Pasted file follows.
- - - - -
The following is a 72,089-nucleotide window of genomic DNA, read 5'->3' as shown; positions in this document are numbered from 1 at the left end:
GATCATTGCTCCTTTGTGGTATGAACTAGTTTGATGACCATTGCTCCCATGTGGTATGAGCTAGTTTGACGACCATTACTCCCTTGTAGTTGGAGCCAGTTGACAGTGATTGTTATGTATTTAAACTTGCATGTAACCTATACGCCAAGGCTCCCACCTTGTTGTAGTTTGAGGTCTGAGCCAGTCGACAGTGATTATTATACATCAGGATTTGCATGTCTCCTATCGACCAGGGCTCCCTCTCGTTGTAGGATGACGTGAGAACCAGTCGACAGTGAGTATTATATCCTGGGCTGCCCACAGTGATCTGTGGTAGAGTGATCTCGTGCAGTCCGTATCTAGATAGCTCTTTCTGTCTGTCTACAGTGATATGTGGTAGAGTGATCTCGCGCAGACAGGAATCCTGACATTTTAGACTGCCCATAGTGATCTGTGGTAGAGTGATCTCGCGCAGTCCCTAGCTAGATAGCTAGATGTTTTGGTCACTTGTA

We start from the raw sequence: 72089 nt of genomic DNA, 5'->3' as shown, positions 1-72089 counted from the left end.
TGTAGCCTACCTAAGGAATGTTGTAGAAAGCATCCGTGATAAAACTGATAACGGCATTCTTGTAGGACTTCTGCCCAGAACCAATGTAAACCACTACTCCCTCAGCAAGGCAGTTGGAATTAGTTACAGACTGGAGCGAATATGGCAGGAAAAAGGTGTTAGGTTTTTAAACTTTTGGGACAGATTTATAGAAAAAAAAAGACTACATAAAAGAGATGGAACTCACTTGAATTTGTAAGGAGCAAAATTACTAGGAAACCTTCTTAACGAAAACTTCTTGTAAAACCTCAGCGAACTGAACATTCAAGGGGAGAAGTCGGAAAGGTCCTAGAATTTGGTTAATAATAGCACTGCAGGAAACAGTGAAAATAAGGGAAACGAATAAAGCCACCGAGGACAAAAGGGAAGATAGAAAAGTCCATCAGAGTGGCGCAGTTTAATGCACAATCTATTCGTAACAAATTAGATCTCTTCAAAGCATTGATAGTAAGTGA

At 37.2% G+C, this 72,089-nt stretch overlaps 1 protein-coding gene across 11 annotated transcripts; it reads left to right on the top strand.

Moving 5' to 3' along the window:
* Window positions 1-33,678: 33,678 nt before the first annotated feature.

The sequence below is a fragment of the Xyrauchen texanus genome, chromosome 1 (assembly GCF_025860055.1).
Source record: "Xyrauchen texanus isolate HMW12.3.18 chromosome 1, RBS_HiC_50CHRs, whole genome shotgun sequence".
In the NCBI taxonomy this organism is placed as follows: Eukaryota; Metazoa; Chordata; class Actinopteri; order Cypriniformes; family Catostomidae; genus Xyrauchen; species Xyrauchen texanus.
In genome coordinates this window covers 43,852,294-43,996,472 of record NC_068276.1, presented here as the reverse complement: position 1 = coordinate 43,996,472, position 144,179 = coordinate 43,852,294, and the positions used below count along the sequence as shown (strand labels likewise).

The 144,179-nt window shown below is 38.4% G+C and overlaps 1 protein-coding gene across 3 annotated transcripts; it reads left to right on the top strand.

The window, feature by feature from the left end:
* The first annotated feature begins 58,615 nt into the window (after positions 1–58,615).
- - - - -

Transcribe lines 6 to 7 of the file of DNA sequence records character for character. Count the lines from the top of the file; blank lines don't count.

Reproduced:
Moving 5' to 3' along the window:
* Window positions 1-33,678: 33,678 nt before the first annotated feature.